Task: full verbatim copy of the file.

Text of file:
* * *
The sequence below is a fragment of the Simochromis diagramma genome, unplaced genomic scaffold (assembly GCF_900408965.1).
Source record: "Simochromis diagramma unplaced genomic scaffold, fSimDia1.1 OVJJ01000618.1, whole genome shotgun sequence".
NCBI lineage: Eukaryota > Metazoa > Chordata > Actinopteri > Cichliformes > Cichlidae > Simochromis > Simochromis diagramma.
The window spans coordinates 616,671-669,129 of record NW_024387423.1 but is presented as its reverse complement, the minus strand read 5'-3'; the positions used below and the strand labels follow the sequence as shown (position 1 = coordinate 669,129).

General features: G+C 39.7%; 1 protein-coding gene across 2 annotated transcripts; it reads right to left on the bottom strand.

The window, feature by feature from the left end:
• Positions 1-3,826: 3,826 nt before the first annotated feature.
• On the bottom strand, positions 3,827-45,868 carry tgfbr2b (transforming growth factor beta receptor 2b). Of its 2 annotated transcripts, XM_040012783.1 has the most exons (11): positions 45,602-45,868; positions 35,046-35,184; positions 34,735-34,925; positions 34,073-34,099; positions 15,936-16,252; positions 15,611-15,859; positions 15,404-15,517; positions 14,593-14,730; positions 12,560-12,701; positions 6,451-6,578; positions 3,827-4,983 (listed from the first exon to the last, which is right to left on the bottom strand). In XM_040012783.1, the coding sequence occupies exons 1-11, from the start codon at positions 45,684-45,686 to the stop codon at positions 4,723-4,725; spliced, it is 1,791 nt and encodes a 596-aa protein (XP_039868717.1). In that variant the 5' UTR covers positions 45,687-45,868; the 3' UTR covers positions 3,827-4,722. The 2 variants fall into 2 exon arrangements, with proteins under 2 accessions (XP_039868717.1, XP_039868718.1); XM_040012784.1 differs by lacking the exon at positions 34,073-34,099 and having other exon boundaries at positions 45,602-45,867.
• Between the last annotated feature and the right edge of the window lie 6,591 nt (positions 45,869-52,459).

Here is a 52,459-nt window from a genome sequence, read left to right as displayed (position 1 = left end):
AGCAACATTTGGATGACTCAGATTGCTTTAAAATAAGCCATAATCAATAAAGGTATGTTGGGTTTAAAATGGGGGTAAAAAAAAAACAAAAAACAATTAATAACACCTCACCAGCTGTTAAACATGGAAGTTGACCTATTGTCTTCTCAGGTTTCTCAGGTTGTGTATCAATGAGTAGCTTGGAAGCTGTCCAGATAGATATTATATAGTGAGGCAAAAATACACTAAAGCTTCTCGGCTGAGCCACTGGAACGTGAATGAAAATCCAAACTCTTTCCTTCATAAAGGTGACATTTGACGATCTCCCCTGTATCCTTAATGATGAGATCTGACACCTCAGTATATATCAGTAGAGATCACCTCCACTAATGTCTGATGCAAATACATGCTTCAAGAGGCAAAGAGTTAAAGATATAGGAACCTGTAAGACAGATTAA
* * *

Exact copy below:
The sequence below is a fragment of the Simochromis diagramma genome, unplaced genomic scaffold (assembly GCF_900408965.1).
Source record: "Simochromis diagramma unplaced genomic scaffold, fSimDia1.1 OVJJ01000618.1, whole genome shotgun sequence".
NCBI lineage: Eukaryota > Metazoa > Chordata > Actinopteri > Cichliformes > Cichlidae > Simochromis > Simochromis diagramma.
The window spans coordinates 616,671-669,129 of record NW_024387423.1 but is presented as its reverse complement, the minus strand read 5'-3'; the positions used below and the strand labels follow the sequence as shown (position 1 = coordinate 669,129).

General features: G+C 39.7%; 1 protein-coding gene across 2 annotated transcripts; it reads right to left on the bottom strand.

The window, feature by feature from the left end:
• Positions 1-3,826: 3,826 nt before the first annotated feature.
• On the bottom strand, positions 3,827-45,868 carry tgfbr2b (transforming growth factor beta receptor 2b). Of its 2 annotated transcripts, XM_040012783.1 has the most exons (11): positions 45,602-45,868; positions 35,046-35,184; positions 34,735-34,925; positions 34,073-34,099; positions 15,936-16,252; positions 15,611-15,859; positions 15,404-15,517; positions 14,593-14,730; positions 12,560-12,701; positions 6,451-6,578; positions 3,827-4,983 (listed from the first exon to the last, which is right to left on the bottom strand). In XM_040012783.1, the coding sequence occupies exons 1-11, from the start codon at positions 45,684-45,686 to the stop codon at positions 4,723-4,725; spliced, it is 1,791 nt and encodes a 596-aa protein (XP_039868717.1). In that variant the 5' UTR covers positions 45,687-45,868; the 3' UTR covers positions 3,827-4,722. The 2 variants fall into 2 exon arrangements, with proteins under 2 accessions (XP_039868717.1, XP_039868718.1); XM_040012784.1 differs by lacking the exon at positions 34,073-34,099 and having other exon boundaries at positions 45,602-45,867.
• Between the last annotated feature and the right edge of the window lie 6,591 nt (positions 45,869-52,459).

Here is a 52,459-nt window from a genome sequence, read left to right as displayed (position 1 = left end):
AGCAACATTTGGATGACTCAGATTGCTTTAAAATAAGCCATAATCAATAAAGGTATGTTGGGTTTAAAATGGGGGTAAAAAAAAAACAAAAAACAATTAATAACACCTCACCAGCTGTTAAACATGGAAGTTGACCTATTGTCTTCTCAGGTTTCTCAGGTTGTGTATCAATGAGTAGCTTGGAAGCTGTCCAGATAGATATTATATAGTGAGGCAAAAATACACTAAAGCTTCTCGGCTGAGCCACTGGAACGTGAATGAAAATCCAAACTCTTTCCTTCATAAAGGTGACATTTGACGATCTCCCCTGTATCCTTAATGATGAGATCTGACACCTCAGTATATATCAGTAGAGATCACCTCCACTAATGTCTGATGCAAATACATGCTTCAAGAGGCAAAGAGTTAAAGATATAGGAACCTGTAAGACAGATTAA